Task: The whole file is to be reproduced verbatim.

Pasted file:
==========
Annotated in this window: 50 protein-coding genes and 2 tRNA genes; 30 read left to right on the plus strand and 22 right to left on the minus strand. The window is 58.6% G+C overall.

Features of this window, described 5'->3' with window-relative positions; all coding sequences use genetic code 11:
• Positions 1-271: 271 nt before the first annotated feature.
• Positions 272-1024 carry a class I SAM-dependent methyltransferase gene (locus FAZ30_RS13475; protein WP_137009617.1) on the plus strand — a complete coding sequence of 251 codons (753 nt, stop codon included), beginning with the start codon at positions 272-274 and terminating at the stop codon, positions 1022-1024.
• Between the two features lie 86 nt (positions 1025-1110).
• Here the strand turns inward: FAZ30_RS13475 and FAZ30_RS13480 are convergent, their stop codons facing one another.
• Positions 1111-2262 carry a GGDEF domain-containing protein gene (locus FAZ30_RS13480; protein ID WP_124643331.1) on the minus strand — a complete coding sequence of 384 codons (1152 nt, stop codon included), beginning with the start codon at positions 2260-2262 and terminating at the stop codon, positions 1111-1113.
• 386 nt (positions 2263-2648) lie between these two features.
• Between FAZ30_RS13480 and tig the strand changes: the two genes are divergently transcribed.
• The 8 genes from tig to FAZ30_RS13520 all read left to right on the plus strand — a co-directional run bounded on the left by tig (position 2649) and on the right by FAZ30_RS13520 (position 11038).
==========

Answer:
Annotated in this window: 50 protein-coding genes and 2 tRNA genes; 30 read left to right on the plus strand and 22 right to left on the minus strand. The window is 58.6% G+C overall.

Features of this window, described 5'->3' with window-relative positions; all coding sequences use genetic code 11:
• Positions 1-271: 271 nt before the first annotated feature.
• Positions 272-1024 carry a class I SAM-dependent methyltransferase gene (locus FAZ30_RS13475; protein WP_137009617.1) on the plus strand — a complete coding sequence of 251 codons (753 nt, stop codon included), beginning with the start codon at positions 272-274 and terminating at the stop codon, positions 1022-1024.
• Between the two features lie 86 nt (positions 1025-1110).
• Here the strand turns inward: FAZ30_RS13475 and FAZ30_RS13480 are convergent, their stop codons facing one another.
• Positions 1111-2262 carry a GGDEF domain-containing protein gene (locus FAZ30_RS13480; protein ID WP_124643331.1) on the minus strand — a complete coding sequence of 384 codons (1152 nt, stop codon included), beginning with the start codon at positions 2260-2262 and terminating at the stop codon, positions 1111-1113.
• 386 nt (positions 2263-2648) lie between these two features.
• Between FAZ30_RS13480 and tig the strand changes: the two genes are divergently transcribed.
• The 8 genes from tig to FAZ30_RS13520 all read left to right on the plus strand — a co-directional run bounded on the left by tig (position 2649) and on the right by FAZ30_RS13520 (position 11038).